The government of Alberta has announced a plan to support Albertans with disabilities who want to find employment. There are many people with disabilities who want to work but are unable to find employment due to discrimination and lack of appropriate training or opportunities. There is a gap between people with disabilities who are looking for employment and employers who may not have knowledge about how to accommodate people with disabilities in the workplace. The government of Alberta is aiming to close this gap.

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2013 - 2014 Annual Report

April 2014 - Annual Reports
Annual Report 2013 - 2014

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Action Notes - March 2014

March 2014 - Newsletters

The Government of Canada has released the 2014 federal budget, which outlines several plans to improve services for Canadians with disabilities. Since 2009, the government has been following an Economic Action Plan by focusing on creating jobs and growing the Canadian economy. This model of planning is clearly demonstrated in the 2014 federal budget.

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Action Notes - February 2014

February 2014 - Newsletters

Alberta Human Services recently released a 2 year plan outlining the purpose, process, success and transformation of the Persons with Devel- opmental Disabilities (PDD) program. After much negativity and confusion surrounding the release of their original plan for PDD changes, the government of Alberta has developed a strategy to work with the public, stakeholders and service providers to improve the services provided by PDD. They have also decided to extend the deadline to 2016 to allow more time for consulting community groups, disability organizations, persons with developmental disabilities and their families, as well as the PDD Provincial Advisory Committee and the PDD Provincial Self-Advocates’ Advisory Committee.

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Action Notes - January 2014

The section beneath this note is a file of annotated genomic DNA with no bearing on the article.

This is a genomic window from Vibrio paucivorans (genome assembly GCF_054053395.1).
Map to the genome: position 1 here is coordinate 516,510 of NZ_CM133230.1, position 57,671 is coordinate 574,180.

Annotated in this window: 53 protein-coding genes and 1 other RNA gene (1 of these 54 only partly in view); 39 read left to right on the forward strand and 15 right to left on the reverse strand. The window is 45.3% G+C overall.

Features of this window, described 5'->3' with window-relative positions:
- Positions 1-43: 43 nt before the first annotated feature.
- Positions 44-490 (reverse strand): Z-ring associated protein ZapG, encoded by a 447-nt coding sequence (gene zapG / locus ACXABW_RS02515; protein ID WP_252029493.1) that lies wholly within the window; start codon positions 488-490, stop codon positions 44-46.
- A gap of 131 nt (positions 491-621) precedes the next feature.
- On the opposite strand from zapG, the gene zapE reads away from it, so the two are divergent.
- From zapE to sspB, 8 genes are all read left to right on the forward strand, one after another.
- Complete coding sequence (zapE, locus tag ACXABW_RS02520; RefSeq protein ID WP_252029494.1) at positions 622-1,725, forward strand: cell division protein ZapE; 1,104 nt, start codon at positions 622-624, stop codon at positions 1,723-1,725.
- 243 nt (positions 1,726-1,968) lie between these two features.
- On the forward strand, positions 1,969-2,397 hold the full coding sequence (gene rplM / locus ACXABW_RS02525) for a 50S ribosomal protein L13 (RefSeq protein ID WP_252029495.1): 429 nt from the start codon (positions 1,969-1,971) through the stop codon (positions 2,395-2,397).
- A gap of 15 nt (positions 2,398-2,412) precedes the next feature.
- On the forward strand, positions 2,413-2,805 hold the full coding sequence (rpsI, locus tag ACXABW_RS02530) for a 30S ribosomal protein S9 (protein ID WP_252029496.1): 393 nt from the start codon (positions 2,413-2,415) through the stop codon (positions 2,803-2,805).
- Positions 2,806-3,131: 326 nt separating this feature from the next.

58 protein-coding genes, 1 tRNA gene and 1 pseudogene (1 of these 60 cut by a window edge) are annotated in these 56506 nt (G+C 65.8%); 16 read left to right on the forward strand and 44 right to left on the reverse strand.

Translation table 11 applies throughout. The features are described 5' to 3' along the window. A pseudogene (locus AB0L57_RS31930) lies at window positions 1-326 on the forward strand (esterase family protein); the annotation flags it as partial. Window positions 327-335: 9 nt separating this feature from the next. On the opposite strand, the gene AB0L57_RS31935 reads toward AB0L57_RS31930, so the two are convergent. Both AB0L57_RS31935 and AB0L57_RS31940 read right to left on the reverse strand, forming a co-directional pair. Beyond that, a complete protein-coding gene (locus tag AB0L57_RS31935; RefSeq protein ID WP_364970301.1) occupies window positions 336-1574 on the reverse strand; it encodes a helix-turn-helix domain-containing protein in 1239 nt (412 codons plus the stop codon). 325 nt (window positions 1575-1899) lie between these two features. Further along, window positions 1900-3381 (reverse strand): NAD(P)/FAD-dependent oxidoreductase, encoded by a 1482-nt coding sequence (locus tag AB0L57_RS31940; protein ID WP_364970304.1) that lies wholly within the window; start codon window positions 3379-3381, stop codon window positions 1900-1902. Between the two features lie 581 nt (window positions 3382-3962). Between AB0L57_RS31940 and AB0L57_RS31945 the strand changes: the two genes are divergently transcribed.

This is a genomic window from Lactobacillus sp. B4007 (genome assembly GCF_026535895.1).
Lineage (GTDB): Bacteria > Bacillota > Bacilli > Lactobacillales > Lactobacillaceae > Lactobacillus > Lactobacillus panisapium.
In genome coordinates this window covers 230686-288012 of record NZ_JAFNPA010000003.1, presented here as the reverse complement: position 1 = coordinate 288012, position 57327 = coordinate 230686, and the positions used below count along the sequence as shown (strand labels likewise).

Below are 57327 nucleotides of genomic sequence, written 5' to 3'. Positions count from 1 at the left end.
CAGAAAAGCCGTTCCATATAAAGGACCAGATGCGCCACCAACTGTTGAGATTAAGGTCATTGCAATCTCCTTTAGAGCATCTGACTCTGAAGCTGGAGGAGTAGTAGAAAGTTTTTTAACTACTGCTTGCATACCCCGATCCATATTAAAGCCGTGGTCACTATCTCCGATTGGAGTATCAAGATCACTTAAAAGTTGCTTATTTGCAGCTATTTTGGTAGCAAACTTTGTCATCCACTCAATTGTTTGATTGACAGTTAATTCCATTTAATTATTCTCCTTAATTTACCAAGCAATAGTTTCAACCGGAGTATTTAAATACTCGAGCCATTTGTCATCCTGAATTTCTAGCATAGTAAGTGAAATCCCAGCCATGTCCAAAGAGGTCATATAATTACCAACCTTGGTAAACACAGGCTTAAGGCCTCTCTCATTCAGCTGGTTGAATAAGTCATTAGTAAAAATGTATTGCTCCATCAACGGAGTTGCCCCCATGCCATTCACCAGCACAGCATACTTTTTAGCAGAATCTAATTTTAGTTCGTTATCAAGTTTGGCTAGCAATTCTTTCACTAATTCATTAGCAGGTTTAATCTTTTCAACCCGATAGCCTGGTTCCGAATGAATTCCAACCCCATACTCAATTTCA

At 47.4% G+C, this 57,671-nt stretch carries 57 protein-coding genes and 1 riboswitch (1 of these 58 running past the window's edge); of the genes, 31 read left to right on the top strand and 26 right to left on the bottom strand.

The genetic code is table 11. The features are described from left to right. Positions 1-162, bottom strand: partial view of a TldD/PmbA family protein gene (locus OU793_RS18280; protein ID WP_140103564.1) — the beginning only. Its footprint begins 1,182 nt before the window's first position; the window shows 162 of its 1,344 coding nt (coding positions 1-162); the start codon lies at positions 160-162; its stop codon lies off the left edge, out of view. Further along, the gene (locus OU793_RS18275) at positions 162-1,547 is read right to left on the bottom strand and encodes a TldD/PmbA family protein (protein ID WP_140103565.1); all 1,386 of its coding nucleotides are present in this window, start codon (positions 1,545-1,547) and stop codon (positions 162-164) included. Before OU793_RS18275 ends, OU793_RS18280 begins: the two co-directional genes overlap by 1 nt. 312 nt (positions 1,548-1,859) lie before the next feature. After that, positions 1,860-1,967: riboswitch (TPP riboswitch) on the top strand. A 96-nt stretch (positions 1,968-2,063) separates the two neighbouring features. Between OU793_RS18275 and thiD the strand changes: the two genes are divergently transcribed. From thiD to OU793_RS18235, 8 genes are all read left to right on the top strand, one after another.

January 2014 - Newsletters

Canada Post recently announced it will discontinue door-to-door service, deliver mail to communal mailboxes in our neighbourhoods and hike the cost to buy stamps. These proposed changes will take place during the next five years, although Canada Post says it is urgent and changes must be implemented immediately or they risk losing millions of dollars a day. How is this going to affect people with disabilities?

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Action Notes - October 2013

October 2013 - Newsletters

The Alberta Disabilities Forum and the Alberta Alliance on Mental Illness and Mental Health has partnered to produce a position paper entitled, Valuing and Supporting Alberta’s Non-Profit Disability Organizations: Challenges and Solutions. The purpose of the document is to assist funders and others to appreciate and understand the significant contribution NPDOs make and the daunting challenges they face when providing programs and services to persons with disabilities and their families.

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Action Notes - June 2013

June 2013 - Newsletters

Betty Anne Gagnon, a 48 year old legally blind and developmentally disabled person, was found dead in a pickup truck outside a rural convenience store near Sherwood Park, in November, 2009. The medical examiner found that Gagnon had died from a blunt force injury to her head, although they could not determine if it was caused by a blow to the face or by a fall. Her face was bruised and one eye was black. She wasn’t breathing and a paramedic pronounced her dead at the scene. Gagnon lived with her sister, Denise Scriven, and brother-in-law, Michael Scriven, before she died.